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Animal Imagery in Literature - Book Report/Review Example

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Summary
For ages, association between human and the animal world has been used in many literary works. Cutting across the barriers of centuries, in both Timothy Findley's fiction The Wars and William Shakespeare's immortal play King Lear, such association prevails to depict the humane qualities of the animal world (The Wars) or the beastly greed and the insatiable hunger of human beings (King Lear).
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Animal Imagery in Literature
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Download file to see previous pages The protagonist Robert Ross is strongly associated with animals, revealing many similarities between human beings and animals. Even if Findley believes that there is no difference between a human and an animal, he asserts that only human species are pointlessly cruel. While he runs with the little coyote, Robert watches coyote spotting two small ground squirrels and that it "didn't even come down off its toes. And when it came to the place where the gophers had been sitting, neither did it pause to scuffle the burrows or even sniff them" (The Wars, 26), stressing that animals kill only when it is needed. Humans, in contrast, kill unnecessarily. A young German soldier gives Robert a chance to flee death, which he accepts. Yet, when the German all of a sudden take off, a scared Robert shoots him only to understand later that he has made a blunder. Quite the opposite happens in King Lear. At the beginning of the play, Goneril (the eldest daughter) and Regan obey their Father King Lear's request demanding their unflinching love for him. Goneril says that she loves him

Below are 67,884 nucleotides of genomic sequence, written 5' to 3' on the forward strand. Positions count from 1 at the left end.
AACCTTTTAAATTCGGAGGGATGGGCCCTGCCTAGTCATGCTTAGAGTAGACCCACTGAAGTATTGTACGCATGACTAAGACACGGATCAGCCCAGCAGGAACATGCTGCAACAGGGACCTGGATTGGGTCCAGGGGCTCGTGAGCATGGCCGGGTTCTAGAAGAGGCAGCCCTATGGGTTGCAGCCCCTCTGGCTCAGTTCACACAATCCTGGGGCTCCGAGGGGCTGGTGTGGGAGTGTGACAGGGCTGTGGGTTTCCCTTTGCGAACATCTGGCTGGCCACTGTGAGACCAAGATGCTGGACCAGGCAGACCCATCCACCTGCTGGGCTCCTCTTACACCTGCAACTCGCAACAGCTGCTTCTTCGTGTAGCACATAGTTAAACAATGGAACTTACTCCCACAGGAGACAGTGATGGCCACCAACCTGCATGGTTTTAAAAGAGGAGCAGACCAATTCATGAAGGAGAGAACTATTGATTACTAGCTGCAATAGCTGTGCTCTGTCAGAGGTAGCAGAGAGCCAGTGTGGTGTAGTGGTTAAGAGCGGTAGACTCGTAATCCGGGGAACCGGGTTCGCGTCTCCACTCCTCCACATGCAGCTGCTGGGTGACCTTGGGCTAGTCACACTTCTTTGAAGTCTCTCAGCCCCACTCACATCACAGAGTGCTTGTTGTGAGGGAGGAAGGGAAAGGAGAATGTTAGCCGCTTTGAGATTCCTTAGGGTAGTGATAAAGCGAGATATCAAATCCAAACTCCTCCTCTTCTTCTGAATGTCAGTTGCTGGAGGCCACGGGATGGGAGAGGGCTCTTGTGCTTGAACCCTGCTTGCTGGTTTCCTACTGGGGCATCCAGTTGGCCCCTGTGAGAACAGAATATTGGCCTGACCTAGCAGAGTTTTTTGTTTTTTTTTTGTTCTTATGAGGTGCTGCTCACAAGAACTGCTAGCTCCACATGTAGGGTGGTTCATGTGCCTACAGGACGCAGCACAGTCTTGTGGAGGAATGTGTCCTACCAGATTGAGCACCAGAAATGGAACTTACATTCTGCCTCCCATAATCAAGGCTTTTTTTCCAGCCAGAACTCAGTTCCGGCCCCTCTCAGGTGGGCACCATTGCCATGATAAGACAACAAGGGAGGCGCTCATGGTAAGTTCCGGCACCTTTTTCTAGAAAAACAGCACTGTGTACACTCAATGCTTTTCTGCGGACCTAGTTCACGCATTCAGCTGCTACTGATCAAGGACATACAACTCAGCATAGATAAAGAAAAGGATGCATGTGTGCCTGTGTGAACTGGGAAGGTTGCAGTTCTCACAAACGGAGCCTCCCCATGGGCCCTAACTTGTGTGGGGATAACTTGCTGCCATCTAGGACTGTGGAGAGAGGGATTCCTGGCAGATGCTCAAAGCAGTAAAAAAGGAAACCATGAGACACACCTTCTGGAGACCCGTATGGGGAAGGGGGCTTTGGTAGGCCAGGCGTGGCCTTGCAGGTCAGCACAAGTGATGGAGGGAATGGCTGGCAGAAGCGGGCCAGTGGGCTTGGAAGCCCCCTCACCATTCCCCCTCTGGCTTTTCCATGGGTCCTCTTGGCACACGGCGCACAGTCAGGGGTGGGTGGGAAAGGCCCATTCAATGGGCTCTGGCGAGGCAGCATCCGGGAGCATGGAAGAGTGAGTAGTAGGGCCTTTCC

Yet, once they have received their share of property and riches from their father, their behavior towards him changes. Goneril almost at once finds faults with Lear's behavior to the extent that it irks Lear much as to call her a 'detested kite' (Act I Scene IV, line 286) and he shouts:
"How sharper than a serpent's tooth it is
To have a thankless child!" (Act I, Scene IV, Line 312).
When Lear speaks to Regan about Goneril's insolence, he compares it to animal actions,
'Thy sister's naught. O, Regan, she hath tied
Sharp -toothed unkindness, like a vulture, here.' (Act II Sc. IV, 124-125)
Lord Albany also compares the two sisters to animals calling them, "Tigers, not daughters, what have you perform'd"(Act IV, Sc.II, 47) and names Goneril a 'gilded serpent". All of these images are of carnivorous animals that gratify their hunger by eating others. A comparison similar to Edmund's adherence to animal nature, these three symbolizing Albany's feeling that 'Humanity must perforce prey on itself, / Like monsters of the deep.' (Act IV, Sc. II, 46-50,) Animal taste disgraces of both Regan and Goneril, just like Edmund; both longing for Edmund as he notes, 'To both these sisters have I sworn my love, / Each jealous of the other as the stung are of the adder' (V.i.55-7), a distrust that directs to their deaths, Goneril killing Regan to commit suicide thereafter. When Lear rejects Cordelia he calls upon both the divinity and the natural world avowing
by the sacred radiance of the sun,
The mysteries of Hecate and the night,
By all the operation of the orbs
From whom we do exist and cease to be,
So as to disown all of his fatherly ...Download file to see next pagesRead More
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